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I Can’t Wait Until We Are In Our Own Building


by Dave Travis: “I can’t wait until we are in our own building.”

Not so fast. This statement is heard a lot among church planters and campus pastors who are currently in portable facilities.

It is easy to get fatigued running the week in, week out, load in and load out of using another facility.

But our upcoming research report, sponsored by our friends at Portable Church Industries, shows that those that congregations using portable facilities grow faster than those with “their own building.”

Almost half of the new sites and church plants are in portable facilities and they are growing faster than those in permanent buildings. So be careful what you wish for.

Why is this?

First, remember our bias is to survey growing and thriving churches. In this instance, we were comparing the types of facilities among growing and thriving churches in our sample.

Our hunches as to why this is happening:

Church plants and sites in portable facilities show faster growth because they are new. This is some of it.
I always felt that portable churches drew more pioneers who built longer, deeper roots over time of engagement with a new campus or church. The participants felt more engaged because it appeared to be a greater sacrifice to be involved in a portable situation.
I have heard stories told by many larger portable-minded churches and sites on how it helps build a cadre of people, young and old, who form permanent work team bonds over time. In fact, when the church gets into a permanent facility many of these servants disappear because their gifts and skills seem less valued in the “new place.”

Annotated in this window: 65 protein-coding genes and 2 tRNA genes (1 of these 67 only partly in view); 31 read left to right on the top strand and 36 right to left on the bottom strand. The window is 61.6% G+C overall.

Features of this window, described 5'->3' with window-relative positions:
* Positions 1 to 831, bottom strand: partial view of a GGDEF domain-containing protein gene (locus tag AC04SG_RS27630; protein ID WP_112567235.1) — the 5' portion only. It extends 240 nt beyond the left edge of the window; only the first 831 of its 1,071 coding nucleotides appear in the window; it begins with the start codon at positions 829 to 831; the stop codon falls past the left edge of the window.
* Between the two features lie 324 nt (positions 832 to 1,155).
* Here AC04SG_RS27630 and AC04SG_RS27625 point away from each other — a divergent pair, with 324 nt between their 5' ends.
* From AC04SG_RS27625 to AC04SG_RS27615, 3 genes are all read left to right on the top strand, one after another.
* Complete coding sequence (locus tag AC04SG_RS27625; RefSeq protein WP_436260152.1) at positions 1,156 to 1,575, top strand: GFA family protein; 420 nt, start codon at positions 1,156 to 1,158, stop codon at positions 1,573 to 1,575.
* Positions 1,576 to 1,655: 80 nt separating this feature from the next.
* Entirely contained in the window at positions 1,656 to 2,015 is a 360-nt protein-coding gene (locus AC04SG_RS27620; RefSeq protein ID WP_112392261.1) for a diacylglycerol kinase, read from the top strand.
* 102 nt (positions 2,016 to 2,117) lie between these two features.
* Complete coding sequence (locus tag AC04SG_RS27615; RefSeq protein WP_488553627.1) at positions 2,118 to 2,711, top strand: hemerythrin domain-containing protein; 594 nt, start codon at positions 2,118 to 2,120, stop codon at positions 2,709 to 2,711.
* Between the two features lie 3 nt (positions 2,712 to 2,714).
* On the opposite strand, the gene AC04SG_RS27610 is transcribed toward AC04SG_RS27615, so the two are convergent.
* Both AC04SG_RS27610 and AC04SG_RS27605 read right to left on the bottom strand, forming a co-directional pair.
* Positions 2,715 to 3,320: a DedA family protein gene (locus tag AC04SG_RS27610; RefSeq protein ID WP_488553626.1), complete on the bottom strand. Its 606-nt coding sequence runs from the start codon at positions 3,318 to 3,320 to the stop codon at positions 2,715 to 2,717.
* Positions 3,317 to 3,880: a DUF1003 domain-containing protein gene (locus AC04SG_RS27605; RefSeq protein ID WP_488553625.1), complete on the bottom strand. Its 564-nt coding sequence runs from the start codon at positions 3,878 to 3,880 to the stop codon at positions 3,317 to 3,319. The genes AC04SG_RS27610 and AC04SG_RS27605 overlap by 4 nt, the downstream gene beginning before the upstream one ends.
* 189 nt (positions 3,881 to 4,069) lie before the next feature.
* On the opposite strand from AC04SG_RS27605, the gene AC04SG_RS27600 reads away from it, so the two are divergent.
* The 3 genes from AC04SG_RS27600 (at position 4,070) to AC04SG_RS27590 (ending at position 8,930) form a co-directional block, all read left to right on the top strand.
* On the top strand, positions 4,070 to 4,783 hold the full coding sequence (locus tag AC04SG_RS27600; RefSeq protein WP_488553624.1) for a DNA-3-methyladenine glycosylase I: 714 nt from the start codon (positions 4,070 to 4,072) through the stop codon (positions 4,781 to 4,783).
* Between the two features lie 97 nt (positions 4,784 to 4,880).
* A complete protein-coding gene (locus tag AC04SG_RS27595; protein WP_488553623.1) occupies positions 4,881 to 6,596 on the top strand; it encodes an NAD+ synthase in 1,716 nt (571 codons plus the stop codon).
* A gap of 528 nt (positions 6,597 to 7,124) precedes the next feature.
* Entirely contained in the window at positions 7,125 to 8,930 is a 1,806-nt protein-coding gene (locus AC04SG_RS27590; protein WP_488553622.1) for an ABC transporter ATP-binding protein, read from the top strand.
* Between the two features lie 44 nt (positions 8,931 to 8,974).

Churches can use multiple spaces over the years before they move into a more permanent space. Rick Warren always tells me they were in several thousand spaces before they built their first building. (He is a known exaggerator, I think it was 72 ?) And now Saddleback still uses many non-permanent spaces for its sites. But by starting in one location and rented facility, and then moving to a larger facility and perhaps then again gives the appearance in the community of momentum and vitality. “God must be doing something over there because they have to keep moving to keep up!”
And those that keep changing space also tend to keep marketing and announcing their “new” location(s) which keeps outsiders noticing that church.
With the great new customization options of portability, the spaces can appear fresher and are more flexible to growth than permanent facilities. And when a portable church keeps it fresh as they grown, the appearance factor stays current. Permanent facilities can feel dated very quickly.
Portable is usually a bit less expensive than permanent construction, allowing new sites and churches invest more in ministries not related to a building to continue to grow the church.

There are also great arguments for permanent facilities as well when it comes to longevity and stability. I am not downplaying those. But our research study will report how portably campuses and sites tend to grow faster than those that are in permanent structures.

To read the previous five blogs in this series click here, here, here and here, and here.

To get on the list for the report when released, click below:

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